Balboa responded that most of the violations had not occurred during his probation period so could not be used to revoke probation. He rejected the "continuing violations" theory and contended that the first four years of outstanding returns, 1981 through 1984, could not be used to revoke probation because they had occurred prior to his being put on probation and were thus not violations "occurring during the probation period." He also argued that because his 1987 waiver of a probation modification hearing was invalid, his original term of probation ended on August 1, 1987. His failure to file a return for 1987, he claimed, was thus also not a violation "occurring during the probation period."
The district court found that Balboa had violated the terms of his probation. It held that Balboa's 1987 waiver was valid and that his probation had been validly extended. It adopted the government's "continuing violations" theory and concluded that all the tax violations had occurred during his probation. It also noted that Balboa's argument did not address the undeniable fact that even if his probation extension was invalid and the "continuing violations" theory were rejected, his failure to file returns in 1985 and 1986 occurred squarely within his original term of probation:
I think it is undisputed that [Balboa] failed to file the returns for the last two or three years of 1985, 1986 and 1987, and that is sufficient to support a finding that he is in violation of his probation, provided that he had the necessary culpable mental state. I believe ... that the necessary mental state, which is willfulness ... has been demonstrated.
The court revoked Balboa's probation and sentenced him to one year's incarceration on each count, to run consecutively.
Balboa makes two arguments on appeal. First, he contends that his 1987 extension of probation was invalid because his waiver of a hearing was invalid. He claims that his waiver was invalid because he did not also waive his right to the assistance of counsel, about which he was advised but was given no opportunity to exercise before signing the form. Second, he contends that his probation revocation was invalid because it did not comport with the requirements of the federal probation statute. This statute provides that probation may be revoked for a violation "occurring during the probation period." He claims that his failure to file tax returns before 1984 and after 1987 did not occur "during the probation period," so could not have been the basis for a valid revocation of probation. His brief on appeal does not address the effect of his failure to file returns in 1985 and 1986, which we find dispositive.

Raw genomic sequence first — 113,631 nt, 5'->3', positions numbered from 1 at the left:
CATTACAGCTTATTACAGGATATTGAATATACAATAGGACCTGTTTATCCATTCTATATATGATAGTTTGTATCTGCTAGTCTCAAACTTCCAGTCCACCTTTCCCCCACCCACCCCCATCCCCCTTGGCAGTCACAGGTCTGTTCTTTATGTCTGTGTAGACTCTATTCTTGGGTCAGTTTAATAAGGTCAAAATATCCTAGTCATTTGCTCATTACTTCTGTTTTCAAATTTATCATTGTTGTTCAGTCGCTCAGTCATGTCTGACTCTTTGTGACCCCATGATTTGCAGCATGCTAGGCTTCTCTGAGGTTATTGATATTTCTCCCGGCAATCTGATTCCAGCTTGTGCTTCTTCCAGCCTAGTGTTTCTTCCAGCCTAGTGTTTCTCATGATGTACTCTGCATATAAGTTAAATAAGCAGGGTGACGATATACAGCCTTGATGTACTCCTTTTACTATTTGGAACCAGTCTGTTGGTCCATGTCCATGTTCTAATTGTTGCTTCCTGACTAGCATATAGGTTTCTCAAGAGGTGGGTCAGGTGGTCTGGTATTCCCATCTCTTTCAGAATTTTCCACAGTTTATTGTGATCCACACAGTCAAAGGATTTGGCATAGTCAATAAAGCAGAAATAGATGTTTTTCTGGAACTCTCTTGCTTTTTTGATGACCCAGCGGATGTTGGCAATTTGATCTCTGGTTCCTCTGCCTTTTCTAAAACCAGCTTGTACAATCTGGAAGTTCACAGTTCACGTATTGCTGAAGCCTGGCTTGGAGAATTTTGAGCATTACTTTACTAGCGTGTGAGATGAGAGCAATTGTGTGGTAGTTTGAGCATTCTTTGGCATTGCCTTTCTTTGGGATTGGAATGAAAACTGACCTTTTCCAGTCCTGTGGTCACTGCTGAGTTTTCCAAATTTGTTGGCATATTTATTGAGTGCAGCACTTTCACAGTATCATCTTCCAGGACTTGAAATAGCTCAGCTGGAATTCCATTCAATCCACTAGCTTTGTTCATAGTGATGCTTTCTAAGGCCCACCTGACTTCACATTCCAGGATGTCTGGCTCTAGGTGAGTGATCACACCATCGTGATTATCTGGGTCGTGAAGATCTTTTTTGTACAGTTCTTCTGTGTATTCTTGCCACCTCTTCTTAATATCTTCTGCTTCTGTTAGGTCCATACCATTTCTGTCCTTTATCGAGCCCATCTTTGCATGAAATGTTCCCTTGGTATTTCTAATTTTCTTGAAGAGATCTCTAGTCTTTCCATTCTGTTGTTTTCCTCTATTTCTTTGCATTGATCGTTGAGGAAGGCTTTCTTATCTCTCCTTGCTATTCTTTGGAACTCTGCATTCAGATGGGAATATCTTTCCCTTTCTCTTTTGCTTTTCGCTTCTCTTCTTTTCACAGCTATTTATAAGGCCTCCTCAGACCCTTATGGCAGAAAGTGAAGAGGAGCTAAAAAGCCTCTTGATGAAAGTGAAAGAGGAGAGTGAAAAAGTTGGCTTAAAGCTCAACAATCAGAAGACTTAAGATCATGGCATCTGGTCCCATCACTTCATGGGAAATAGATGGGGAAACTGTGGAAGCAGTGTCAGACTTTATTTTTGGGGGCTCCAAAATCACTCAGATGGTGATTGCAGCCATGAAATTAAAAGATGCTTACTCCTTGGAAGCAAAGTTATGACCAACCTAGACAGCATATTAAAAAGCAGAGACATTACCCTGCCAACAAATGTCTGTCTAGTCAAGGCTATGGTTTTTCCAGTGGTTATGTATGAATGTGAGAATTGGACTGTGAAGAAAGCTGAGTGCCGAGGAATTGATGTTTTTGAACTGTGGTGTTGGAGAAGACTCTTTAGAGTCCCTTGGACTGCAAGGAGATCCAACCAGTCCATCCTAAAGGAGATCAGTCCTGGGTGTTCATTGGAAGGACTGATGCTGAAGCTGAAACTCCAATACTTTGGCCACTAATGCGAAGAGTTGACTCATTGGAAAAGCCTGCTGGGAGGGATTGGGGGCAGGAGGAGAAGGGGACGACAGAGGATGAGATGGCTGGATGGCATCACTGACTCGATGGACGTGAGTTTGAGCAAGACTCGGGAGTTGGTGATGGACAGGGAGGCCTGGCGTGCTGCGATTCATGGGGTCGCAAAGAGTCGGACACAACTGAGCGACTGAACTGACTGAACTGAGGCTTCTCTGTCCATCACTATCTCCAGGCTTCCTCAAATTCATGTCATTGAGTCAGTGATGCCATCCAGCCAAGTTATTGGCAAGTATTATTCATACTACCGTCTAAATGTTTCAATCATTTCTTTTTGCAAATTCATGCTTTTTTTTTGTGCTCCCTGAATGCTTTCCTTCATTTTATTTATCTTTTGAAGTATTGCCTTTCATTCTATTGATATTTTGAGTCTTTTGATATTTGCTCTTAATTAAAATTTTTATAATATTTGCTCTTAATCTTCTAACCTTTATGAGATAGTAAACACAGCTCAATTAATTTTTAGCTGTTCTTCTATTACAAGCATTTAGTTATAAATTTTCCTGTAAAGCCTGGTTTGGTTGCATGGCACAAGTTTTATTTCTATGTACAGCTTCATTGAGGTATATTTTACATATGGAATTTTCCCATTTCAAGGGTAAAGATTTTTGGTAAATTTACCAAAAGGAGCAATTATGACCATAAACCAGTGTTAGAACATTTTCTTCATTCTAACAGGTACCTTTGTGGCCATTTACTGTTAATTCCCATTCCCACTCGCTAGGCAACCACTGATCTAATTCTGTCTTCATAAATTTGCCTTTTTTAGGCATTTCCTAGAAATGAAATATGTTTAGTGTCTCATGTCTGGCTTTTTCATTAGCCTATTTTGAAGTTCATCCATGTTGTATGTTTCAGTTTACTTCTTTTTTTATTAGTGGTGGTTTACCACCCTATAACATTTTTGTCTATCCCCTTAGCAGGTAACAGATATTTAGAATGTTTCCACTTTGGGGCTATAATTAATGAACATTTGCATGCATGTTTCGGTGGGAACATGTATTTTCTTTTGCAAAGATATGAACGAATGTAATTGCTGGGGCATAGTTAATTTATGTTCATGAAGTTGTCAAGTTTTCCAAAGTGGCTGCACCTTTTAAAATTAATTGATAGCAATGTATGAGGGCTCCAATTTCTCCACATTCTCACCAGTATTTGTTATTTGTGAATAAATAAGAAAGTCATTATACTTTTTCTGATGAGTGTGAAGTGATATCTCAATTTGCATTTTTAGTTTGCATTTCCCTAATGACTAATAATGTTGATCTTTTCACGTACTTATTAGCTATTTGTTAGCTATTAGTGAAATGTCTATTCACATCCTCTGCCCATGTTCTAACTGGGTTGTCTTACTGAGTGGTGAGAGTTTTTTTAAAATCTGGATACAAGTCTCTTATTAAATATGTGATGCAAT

We need not address the extent of Balboa's right to a hearing or the assistance of counsel when he signed the form, however, because the record fully supports the basis on which the district court revoked probation. Even if the 1987 extension of probation were invalid, and his pre-1985 violations are ignored, his probation was properly revoked for 1985 and 1986 violations occurring "during the probation period." The evidence reasonably satisfied the judge that Balboa's conduct was not "as good as required by the conditions of [his] probation," United States v. Francischine, 512 F.2d 827, 829 (5th Cir.), cert. denied 423 U.S. 931, 96 S.Ct. 284, 46 L.Ed.2d 261 (1975); United States v. Johns, 625 F.2d 1175, 1176 (5th Cir.1980), and we certainly cannot say that Balboa presented "clear evidence that the district court abused its discretion by ordering the revocation." United States v. Ramirez, 675 F.2d 707, 709 (5th Cir.1982).
In concluding, we should note that although 18 U.S.C. Sec. 3653 was repealed by the Sentencing Reform Act of 1984, that Act applied only to offenses that occurred after November 1, 1987. Since the revocation of probation under section 3653 was part of the sentencing procedure, Smith v. United States, 505 F.2d 893, 895 (5th Cir.1974), for an offense which occurred before the effective date of the Sentencing Reform Act, the old provision continues to apply. S.Rep. No. 98-225, 98th Cong., 1st Sess. 189 (1983), U.S.Code Cong. & Admin.News 1984, pp. 3182, 3372 ("If a trial occurs or a sentence is imposed on or after the effective date for an offense committed before the effective date, the procedural and administrative provisions of the title will apply except to the extent that such provisions are inconsistent with the preexisting law ") (emphasis added).
As the district court expressly found, Balboa violated his probation by failing to file tax returns for the calendar years 1985 and 1986. These returns were due April 15, 1986 and April 15, 1987. Because they occurred "during the period of probation," and because the district court could revoke probation anytime within five years of Balboa's initially being put on probation, these violations formed a proper basis for the revocation of probation under the then applicable provision of 18 U.S.C. Sec. 3653.
Because we find that the district court properly revoked probation within the five-year period provided for under 18 U.S.C. Sec. 3653 for violations occurring during the period of probation, the judgment of the district court is
Balboa had a statutory right to a hearing concerning the proposed modification of his probation pursuant to Rule 32.1(b) of the Federal Rules of Criminal Procedure